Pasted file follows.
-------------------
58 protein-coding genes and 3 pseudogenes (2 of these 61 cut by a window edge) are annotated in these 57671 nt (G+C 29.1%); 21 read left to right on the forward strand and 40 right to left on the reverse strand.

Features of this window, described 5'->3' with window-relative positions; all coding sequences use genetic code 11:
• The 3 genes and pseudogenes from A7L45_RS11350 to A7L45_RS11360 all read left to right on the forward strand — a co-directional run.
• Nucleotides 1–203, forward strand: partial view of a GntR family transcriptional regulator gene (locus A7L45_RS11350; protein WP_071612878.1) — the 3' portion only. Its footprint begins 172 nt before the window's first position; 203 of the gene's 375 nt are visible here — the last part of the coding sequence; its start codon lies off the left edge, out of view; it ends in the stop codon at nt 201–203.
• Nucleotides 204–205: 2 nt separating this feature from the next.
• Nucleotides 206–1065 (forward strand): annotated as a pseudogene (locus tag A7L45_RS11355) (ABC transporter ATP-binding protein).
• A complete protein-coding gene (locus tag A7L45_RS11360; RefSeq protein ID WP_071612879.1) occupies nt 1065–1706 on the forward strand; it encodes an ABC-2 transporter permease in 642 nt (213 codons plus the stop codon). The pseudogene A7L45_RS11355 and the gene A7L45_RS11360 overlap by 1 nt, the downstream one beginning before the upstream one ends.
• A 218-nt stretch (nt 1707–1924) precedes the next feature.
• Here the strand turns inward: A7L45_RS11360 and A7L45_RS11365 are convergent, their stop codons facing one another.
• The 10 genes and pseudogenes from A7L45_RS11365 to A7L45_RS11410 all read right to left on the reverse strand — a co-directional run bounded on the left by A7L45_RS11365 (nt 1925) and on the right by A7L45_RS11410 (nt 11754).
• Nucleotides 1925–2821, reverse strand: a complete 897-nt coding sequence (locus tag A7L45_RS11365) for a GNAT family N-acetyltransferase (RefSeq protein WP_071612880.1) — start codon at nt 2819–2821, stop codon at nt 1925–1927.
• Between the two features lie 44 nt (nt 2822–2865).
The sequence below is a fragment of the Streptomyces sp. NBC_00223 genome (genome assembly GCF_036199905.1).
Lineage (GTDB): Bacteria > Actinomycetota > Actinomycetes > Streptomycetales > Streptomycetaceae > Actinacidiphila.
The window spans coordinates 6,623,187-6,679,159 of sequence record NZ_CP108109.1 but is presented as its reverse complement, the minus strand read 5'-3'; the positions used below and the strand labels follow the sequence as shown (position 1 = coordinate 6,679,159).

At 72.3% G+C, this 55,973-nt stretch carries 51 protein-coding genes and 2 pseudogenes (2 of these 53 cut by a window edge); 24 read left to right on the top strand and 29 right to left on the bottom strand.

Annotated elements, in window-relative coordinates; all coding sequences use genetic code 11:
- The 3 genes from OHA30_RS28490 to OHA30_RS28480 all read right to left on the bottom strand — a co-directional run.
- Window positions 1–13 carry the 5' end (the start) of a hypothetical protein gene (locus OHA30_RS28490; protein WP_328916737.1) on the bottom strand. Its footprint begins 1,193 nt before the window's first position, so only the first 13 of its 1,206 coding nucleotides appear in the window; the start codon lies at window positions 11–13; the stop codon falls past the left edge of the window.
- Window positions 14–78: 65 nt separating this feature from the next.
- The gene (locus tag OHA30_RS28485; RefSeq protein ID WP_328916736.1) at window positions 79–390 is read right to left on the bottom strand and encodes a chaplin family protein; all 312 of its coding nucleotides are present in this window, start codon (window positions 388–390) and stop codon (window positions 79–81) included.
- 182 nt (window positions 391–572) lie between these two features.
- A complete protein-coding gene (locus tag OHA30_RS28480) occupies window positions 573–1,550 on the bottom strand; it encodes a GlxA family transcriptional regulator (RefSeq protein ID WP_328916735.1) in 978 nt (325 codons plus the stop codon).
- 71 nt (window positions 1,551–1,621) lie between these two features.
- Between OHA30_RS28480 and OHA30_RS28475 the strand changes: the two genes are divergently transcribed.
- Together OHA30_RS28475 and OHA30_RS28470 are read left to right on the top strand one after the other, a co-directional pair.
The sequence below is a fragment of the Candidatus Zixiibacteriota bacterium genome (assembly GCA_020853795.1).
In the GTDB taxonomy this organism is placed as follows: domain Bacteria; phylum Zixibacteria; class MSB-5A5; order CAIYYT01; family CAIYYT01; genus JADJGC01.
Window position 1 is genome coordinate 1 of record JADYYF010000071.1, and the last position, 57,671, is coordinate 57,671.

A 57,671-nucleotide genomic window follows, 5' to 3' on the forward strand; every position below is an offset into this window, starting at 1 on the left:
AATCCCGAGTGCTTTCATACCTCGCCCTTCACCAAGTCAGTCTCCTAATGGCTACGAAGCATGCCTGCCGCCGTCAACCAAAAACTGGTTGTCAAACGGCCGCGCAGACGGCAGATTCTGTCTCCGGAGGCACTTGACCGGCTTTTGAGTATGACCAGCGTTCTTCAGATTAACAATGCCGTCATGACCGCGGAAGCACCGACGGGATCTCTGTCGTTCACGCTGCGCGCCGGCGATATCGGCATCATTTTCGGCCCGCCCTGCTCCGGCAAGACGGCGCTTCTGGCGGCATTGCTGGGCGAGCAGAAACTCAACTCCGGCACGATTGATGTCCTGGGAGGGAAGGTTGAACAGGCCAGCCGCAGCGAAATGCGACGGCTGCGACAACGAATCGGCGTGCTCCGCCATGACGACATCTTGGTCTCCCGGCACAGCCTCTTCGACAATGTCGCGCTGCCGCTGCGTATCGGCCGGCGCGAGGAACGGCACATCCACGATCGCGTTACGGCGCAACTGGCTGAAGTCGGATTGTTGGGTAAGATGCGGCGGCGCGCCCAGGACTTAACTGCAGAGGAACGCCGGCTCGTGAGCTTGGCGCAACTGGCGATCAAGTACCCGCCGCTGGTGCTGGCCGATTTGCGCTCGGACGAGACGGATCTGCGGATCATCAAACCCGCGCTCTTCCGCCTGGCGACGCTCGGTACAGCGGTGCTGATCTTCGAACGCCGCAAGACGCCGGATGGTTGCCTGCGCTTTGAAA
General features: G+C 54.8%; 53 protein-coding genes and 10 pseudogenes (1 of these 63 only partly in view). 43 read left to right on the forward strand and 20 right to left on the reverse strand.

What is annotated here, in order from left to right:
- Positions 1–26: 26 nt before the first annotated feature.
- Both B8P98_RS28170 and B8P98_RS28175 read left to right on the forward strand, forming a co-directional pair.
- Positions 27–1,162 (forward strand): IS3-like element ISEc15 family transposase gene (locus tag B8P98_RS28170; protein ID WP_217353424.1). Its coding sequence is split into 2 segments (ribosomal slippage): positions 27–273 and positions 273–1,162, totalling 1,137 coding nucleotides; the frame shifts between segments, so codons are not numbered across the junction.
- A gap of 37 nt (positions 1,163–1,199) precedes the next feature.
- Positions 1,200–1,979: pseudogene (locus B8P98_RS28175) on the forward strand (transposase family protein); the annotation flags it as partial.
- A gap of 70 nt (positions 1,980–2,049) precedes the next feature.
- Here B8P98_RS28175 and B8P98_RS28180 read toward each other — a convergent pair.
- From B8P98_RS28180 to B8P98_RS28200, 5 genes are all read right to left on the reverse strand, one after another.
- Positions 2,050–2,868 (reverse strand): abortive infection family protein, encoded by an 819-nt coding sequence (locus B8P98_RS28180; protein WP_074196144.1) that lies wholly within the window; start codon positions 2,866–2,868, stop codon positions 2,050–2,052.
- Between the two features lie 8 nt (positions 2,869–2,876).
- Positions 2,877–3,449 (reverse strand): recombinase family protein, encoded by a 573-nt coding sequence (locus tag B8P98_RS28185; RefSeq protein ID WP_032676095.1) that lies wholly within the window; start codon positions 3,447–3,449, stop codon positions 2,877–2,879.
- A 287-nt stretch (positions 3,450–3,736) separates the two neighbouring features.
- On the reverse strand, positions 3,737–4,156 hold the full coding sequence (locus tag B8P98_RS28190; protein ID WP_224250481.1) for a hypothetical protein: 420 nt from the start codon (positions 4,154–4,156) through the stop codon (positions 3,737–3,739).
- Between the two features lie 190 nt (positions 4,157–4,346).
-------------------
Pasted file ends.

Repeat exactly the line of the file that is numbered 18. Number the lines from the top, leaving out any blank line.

- The 3 genes from OHA30_RS28490 to OHA30_RS28480 all read right to left on the bottom strand — a co-directional run.